8 Islamic Achievements in Medieval and Modern Medicine

Here are some of the most incredible discoveries and achievements in the field of medicine by Muslims!

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Here are some of the most incredible discoveries and achievements in the field of medicine by Muslims!

Medieval medicine is often seen as an oxymoron with medical knowledge in many places in Europe actually going backwards. The advent of Islam in the 7th century A.D. gave rise to impressive growth and discoveries in many scientific fields, especially medicine, and still today Muslims are still at the cutting edge of medicine.

Here are 8 Islamic achievements in medieval and modern medicine.

1. Inoculation

Inoculation wasn’t founded by Pasteur and Jenner, rather it was the Turks who did. The Turks inoculated with bits of the smallpox disease, which produced a mild form of the disease, but protected from more serious forms of smallpox around 50 years before Europe did.

Although the practice of inoculation was allegedly practiced in Northern Africa and Palestine, it was officially recognised by Lady Lady Montagu, the wife of the English ambassador in Istanbul between 1716 and 1718 who wrote letters explaining the process and how it successfully protected her son Edward. Nonetheless, it was definitely the Muslim world that inaugurated inoculation.

2. Surgery and surgical instruments

Al Zahrawi, an Arab Andalusian physician, surgeon and chemist, invented over 200 surgical instruments, many of which are still used today, including forceps, scalpel, surgical needle and retractor, specula, and catgut sutures.


Al Zahrawi

His book “Al Tasrif” was used in Europe for over 500 years and explained how to perform many surgeries, such as removing pollups from the nose and treating a dislocated shoulder.

3. Covid 19 vaccine

Dr. Ugur Sahin and his wife Dr. Özlem Türeci, Turkish immigrants to Germany, founded the medicine company BioNTech which partnered with Pfizer to create the first Covid 19 vaccine.

Dr. Ugur Sahin and his wife Dr. Özlem Türeci

With a 100% efficacy rate in some cases but nothing lower 91.3%, the Pfizer vaccine is widely regarded as the most effective vaccine against Covid-19 and came at a time when the world needed it the most. Dr. Sahin and Dr. Türeci are the modern-day example of the pioneering Muslim doctors such as Al Zahrawi, al Nafis, and Ibn Sina.

4. Blood Circulation and Anatomy

While Western Europe credits William Harvey for discovering blood circulation in 1616, pulmonary circulation had already been described by the Arabic doctor Ibn Al-Nafis 300 years before Harvey.

A page of one of Ibn al-Nafis’ medical works

Al-Nafis knew that the heart had two halves and that blood passed through the lungs when traveling from one side of the heart to the other. 

5. Translations

One of the more underrated contributions to medicine was the translation of Galen and Hippocrates’ works from Greek, Syriac, Sanskrit, and Pahlavi into Arabic, and from Arabic into Latin which saved the texts from disappearing.

As these doctors translated medical knowledge from Hippocrates and Galen, they also added their own observations. 

6. Hospitals and doctor training

The great Islamic doctor Al Razi oversaw Baghdad’s Audidi Hospital and trained its two dozens of staff. These early Islamic medical centres would be recognizable as hospitals today: they had wards for different diseases, outpatient clinics, surgery recovery wards, and pharmacies.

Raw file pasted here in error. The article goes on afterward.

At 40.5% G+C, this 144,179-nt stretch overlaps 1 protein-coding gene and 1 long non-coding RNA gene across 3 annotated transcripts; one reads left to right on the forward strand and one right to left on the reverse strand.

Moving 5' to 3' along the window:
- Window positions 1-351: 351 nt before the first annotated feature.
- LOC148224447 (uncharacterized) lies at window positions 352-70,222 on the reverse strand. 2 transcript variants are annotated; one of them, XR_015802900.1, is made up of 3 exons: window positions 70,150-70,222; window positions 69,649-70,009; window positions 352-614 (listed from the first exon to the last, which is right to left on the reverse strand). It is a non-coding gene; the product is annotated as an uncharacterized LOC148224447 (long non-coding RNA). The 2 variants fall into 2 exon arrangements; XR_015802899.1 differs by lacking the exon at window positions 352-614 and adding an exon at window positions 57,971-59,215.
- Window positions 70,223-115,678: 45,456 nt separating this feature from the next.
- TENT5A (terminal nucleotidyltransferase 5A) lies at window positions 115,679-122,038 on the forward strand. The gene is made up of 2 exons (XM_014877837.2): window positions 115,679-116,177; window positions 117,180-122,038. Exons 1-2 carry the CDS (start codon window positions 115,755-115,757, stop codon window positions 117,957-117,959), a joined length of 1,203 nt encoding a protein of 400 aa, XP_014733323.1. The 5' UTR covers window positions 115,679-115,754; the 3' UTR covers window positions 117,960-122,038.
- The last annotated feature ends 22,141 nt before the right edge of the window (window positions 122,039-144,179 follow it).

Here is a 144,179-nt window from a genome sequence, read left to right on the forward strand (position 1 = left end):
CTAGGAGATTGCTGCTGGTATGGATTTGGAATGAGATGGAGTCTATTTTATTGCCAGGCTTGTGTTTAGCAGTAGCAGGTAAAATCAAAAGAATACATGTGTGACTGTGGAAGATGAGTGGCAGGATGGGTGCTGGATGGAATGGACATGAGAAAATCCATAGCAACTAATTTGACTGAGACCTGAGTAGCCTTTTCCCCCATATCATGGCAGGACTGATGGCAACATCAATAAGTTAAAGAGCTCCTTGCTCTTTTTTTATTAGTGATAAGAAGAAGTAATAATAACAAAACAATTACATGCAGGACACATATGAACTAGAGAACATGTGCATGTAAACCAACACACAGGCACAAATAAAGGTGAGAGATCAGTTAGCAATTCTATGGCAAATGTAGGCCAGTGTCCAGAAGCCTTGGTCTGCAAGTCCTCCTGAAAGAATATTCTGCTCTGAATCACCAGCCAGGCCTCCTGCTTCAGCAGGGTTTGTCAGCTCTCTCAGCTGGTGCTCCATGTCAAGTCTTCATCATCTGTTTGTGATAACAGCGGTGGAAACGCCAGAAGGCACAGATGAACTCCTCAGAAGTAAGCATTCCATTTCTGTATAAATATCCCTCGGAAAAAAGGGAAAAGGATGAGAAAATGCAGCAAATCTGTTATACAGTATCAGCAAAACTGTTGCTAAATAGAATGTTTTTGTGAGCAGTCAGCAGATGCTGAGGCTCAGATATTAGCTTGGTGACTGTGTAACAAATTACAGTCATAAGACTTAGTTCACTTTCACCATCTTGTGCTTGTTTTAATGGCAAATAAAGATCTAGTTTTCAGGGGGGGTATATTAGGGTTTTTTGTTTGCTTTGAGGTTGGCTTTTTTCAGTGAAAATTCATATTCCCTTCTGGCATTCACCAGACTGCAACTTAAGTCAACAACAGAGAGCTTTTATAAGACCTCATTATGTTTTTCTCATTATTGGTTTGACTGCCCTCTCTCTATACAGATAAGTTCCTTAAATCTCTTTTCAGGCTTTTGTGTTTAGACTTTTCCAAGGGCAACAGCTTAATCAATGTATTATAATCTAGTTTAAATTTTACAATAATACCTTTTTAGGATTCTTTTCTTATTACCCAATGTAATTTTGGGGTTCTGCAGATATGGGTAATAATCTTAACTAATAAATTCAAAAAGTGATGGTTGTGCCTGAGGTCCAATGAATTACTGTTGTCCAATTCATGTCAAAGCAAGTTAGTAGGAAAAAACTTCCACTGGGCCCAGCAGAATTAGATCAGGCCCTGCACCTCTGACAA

Islamic hospitals pioneered the use of antiseptics such as alcohol, opium, vinegar or rose-water in cleaning wounds many years before Joseph Lister and Ambrose Pare used antiseptics.

7. Diagnosing diseases

Muslim doctors made significant contributions for diagnosing diseases. Al Razi explained the difference between smallpox and measles and was the founder of pediatrics, writing a book on children’s diseases.

The great Islamic doctor Ibn Sina also discovered tuberculosis and described how contagious diseases spread and necessary methods of quarantine; something we definitely know about today.

8. The canon of medicine

Ibn Sina’s “The Canon of Medicine” is one of the most famous and influential books in the history of medicine that sets out the rules of testing new medicines and is still used today in medicine courses in universities. His writing states:

  1. The drug must be pure and not contain anything that would reduce its quality.
  2. The investigator must test the drug on one simple disease, not a condition that could have various complications.
  3. They should test the medication on at least two distinct diseases, because sometimes a drug might treat one disease effectively and another one by accident.
  4. A drug’s quality must match the severity of the disease. For example, if the “heat” of a drug is less than the “coldness” of a disease, it will not work.
  5. The researcher must time the process carefully, so that the action of the drug is not confused with other confounding factors, such as the natural healing process.
  6. The drug’s effect must be consistent, with several trials showing the same results. In this way, the investigator can rule out any accidental effects.
  7. Investigators must test the drug on humans, not animals, as it may not work in the same way for both.

Ibn Sina also created a system of medicine that is today known as “holistic” where physical and psychological factors, drugs, and diet are combined in treating patients.


Medical News Today: Ibn Sina

6 Important Islamic Achievements in Medieval Medicine

The Islamic World in the Middle Ages

Muslim Inventions

Avicenna’s Contribution to Cardiology 

Coornavirus Vaccine: Biontech-Pfizer

Arabic Roots of Modern Medicine

How a 10th-Century Muslim Surgeon Revolutionised Surgical Procedures

Abu Al Qasim Al Zahrawi (Albucasis): Pioneer of Modern Surgery